In the earlier stages of bitcoin’s lifespan, especially during its all-time high in late 2017, many financial analysts accused BTC of being a “bubble.” Just like the bubbles you blow with a wand in your backyard, financial “bubbles” are assets that grow rapidly in value and then disappear in the blink of an eye, effectively “popping” out of existence.
A “bubble” happens when the value of an asset “pops,” or drops quickly after a rapid increase of value. One of the most popular bubbles the world has seen (arguably the standard to which all bubbles are held to) was Dutch Tulip Mania in the 1600s.
What is Tulip Mania?
In the 1600s, people in the Netherlands were experiencing the Dutch Golden Age, mainly due to its growing international commerce and trading operations. That is the birthplace of Tulip Mania.
We know what you’re thinking—tulips? The flowers? Yes, you’re right. During this time, the tulips mutated naturally, creating streaks of colors (with different combinations) on the petals of regular tulips. These flowers instantly became a status symbol for those who owned them, creating Holland’s newly wealthy merchant class.
These tulips were highly sought after for good reason. Check out their unique colors:
Because of the novelty of these flowers, demand quickly grew and spot markets were created. Spot markets are where people go to buy financial assets like currencies, securities, commodities, and in this case, tulips. The markets allowed the immediate delivery and trading of these tulips.
However, growing these colorful tulips was painstaking. Usually, it took around seven years for these tulips to grow from seed to bulb and the ones with the mutations could take even longer. From June to September, the dormant phase of the plant, the tulips were allowed to be moved, allowing people to get their hands on the tulips immediately. However, during the other months of the year (October through March), the tulips couldn’t be moved as it would be detrimental to the plants’ lives. Therefore, instead of trading the plants, buyers began using futures contracts to express their intent to buy tulip bulbs at a certain price on a certain date.
The price of these tulips quickly rose as the demand grew. At their peak, the bulbs and contracts were priced even higher than the salary of a skilled worker. Sometimes, they even exceeded the price of a house! Because of this growing demand and rising price, speculators entered the market in hopes of earning a profit.
However, the popularity that these tulips brought enticed more farmers to grow their own tulips. Unfortunately, when supplies rose, demand died down. In February 1637, there was an outbreak of bubonic plague in the Dutch town of Haarlem right before a tulip auction—and that was where Tulip Mania took its dying breath. The contract prices collapsed and no one wanted to trade tulips anymore. As a result, people were holding contracts that were priced at ten times the amount tulips were being sold.
And that’s how the bubble popped, effectively making Tulip Mania the world’s first economic bubble.
Why bitcoin is nothing like tulips
If we’re looking through the lens of past years, it’s understandable to compare the Dutch Tulip Mania with the rising prices of bitcoin. They were both highly valued assets and used as investment tools by many speculators entering the market. However, as bitcoin has developed over the years, the first cryptocurrency has distanced itself from being an economic bubble.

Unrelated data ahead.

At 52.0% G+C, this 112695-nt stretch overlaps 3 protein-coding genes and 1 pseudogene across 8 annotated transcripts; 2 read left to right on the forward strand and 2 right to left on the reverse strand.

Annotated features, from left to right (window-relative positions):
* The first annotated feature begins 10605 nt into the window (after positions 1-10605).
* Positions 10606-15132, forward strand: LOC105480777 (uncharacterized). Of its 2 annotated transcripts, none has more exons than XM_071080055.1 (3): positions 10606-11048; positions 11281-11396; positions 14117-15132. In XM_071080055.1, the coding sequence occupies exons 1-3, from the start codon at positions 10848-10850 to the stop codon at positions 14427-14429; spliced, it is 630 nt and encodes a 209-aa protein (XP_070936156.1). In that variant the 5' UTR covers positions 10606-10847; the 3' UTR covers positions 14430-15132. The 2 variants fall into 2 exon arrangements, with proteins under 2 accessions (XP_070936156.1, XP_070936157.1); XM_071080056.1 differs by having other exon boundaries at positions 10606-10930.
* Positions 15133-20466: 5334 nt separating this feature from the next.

If you look at the technical aspects of the two assets, bitcoin was already very different from the beginning. The flowers had a limited lifespan and with the many mutations available on the market, it became hard to tell the exact variety or appearance just by looking at the bulb. Those who planted tulips hoped that they would get the exact type of tulip that they invested in.
If merchants wanted to trade them, they had to arrange safe transportation as well. Merchants also couldn’t only trade a part of a tulip since splitting a tulip into smaller parts would likely kill the entire plant. Flowers are easily stolen from fields or market stalls, which meant that they were harder to protect. All of these factors made these tulips extremely unsuitable for payments.
Bitcoin, on the other hand, is a purely digital currency. It can be transferred using a global peer-to-peer network. In terms of security, it is protected by robust cryptographic techniques. Want to trade only a part of a BTC? Sure. You can easily buy and sell any fraction of a bitcoin. Money can be sent from anywhere and at any time. You don’t have to hope for anything in bitcoin trading; you get what you invest in.
These factors are exactly why bitcoin is different from tulips. It has a purpose and according to its creator Satoshi Nakamoto, it’s to be a “peer-to-peer electronic cash system” that sheds all the limitations that fiat currencies were burdened with.
At this point in bitcoin’s development, the only similarity BTC and those tulips share is how quickly their prices rose and how sought after both of these assets were.
Bitcoin: beyond the bubble
Other than the differences mentioned above, one key characteristic that puts bitcoin beyond being a bubble is the development of real-use opportunities within trading communities. It is no longer just an investment tool—it’s financial inclusion. People use it to make easier cross-border payments, send cheaper remittances, and protect the value of their money.
In late 2017 or early 2018, it was possible to classify bitcoin as a “mania.” People once called it a “bubble,” but now we can chalk that up as having been fear from past events. The dust has settled. The industry continues to thrive and people still trade regularly. There are still many people hoping to earn big money from investing, but the people using BTC simply to participate financially tell us that it is becoming something more—that it’s maturing as a regular everyday form of currency.